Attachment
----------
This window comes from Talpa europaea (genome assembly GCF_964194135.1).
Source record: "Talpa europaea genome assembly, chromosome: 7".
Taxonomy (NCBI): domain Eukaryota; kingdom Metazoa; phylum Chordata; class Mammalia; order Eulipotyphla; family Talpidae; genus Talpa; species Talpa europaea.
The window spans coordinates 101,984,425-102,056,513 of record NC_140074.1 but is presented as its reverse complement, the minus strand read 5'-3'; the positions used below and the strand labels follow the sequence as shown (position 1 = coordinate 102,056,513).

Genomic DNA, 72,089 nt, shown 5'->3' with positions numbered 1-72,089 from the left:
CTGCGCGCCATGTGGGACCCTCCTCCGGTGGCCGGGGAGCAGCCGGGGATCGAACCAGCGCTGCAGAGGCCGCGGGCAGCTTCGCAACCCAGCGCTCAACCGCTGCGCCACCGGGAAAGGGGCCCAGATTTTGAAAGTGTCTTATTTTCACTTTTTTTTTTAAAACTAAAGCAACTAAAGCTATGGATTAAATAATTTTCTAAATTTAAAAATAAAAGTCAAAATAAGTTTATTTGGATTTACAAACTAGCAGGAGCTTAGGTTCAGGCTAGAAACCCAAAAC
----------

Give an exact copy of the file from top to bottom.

This window comes from Talpa europaea (genome assembly GCF_964194135.1).
Source record: "Talpa europaea genome assembly, chromosome: 7".
Taxonomy (NCBI): domain Eukaryota; kingdom Metazoa; phylum Chordata; class Mammalia; order Eulipotyphla; family Talpidae; genus Talpa; species Talpa europaea.
The window spans coordinates 101,984,425-102,056,513 of record NC_140074.1 but is presented as its reverse complement, the minus strand read 5'-3'; the positions used below and the strand labels follow the sequence as shown (position 1 = coordinate 102,056,513).

Genomic DNA, 72,089 nt, shown 5'->3' with positions numbered 1-72,089 from the left:
CTGCGCGCCATGTGGGACCCTCCTCCGGTGGCCGGGGAGCAGCCGGGGATCGAACCAGCGCTGCAGAGGCCGCGGGCAGCTTCGCAACCCAGCGCTCAACCGCTGCGCCACCGGGAAAGGGGCCCAGATTTTGAAAGTGTCTTATTTTCACTTTTTTTTTTAAAACTAAAGCAACTAAAGCTATGGATTAAATAATTTTCTAAATTTAAAAATAAAAGTCAAAATAAGTTTATTTGGATTTACAAACTAGCAGGAGCTTAGGTTCAGGCTAGAAACCCAAAAC